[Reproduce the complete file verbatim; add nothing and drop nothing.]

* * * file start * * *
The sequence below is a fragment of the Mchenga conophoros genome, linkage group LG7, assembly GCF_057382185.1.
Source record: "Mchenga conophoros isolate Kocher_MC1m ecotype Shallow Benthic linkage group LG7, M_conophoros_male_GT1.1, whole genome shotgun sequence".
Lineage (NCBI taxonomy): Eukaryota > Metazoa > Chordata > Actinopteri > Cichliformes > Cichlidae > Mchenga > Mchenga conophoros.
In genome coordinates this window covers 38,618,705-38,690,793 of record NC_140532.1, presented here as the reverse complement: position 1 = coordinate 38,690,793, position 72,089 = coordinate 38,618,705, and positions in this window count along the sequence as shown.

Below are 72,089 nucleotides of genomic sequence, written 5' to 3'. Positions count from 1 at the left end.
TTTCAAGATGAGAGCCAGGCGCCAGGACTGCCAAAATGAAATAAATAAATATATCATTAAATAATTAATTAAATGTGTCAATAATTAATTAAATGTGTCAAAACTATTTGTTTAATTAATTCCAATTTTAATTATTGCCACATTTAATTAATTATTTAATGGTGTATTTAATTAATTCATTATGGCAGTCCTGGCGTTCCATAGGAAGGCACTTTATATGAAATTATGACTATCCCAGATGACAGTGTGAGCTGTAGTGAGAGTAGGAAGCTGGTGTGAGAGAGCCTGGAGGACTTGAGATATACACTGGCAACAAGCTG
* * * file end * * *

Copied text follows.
The sequence below is a fragment of the Mchenga conophoros genome, linkage group LG7, assembly GCF_057382185.1.
Source record: "Mchenga conophoros isolate Kocher_MC1m ecotype Shallow Benthic linkage group LG7, M_conophoros_male_GT1.1, whole genome shotgun sequence".
Lineage (NCBI taxonomy): Eukaryota > Metazoa > Chordata > Actinopteri > Cichliformes > Cichlidae > Mchenga > Mchenga conophoros.
In genome coordinates this window covers 38,618,705-38,690,793 of record NC_140532.1, presented here as the reverse complement: position 1 = coordinate 38,690,793, position 72,089 = coordinate 38,618,705, and positions in this window count along the sequence as shown.

Below are 72,089 nucleotides of genomic sequence, written 5' to 3'. Positions count from 1 at the left end.
TTTCAAGATGAGAGCCAGGCGCCAGGACTGCCAAAATGAAATAAATAAATATATCATTAAATAATTAATTAAATGTGTCAATAATTAATTAAATGTGTCAAAACTATTTGTTTAATTAATTCCAATTTTAATTATTGCCACATTTAATTAATTATTTAATGGTGTATTTAATTAATTCATTATGGCAGTCCTGGCGTTCCATAGGAAGGCACTTTATATGAAATTATGACTATCCCAGATGACAGTGTGAGCTGTAGTGAGAGTAGGAAGCTGGTGTGAGAGAGCCTGGAGGACTTGAGATATACACTGGCAACAAGCTG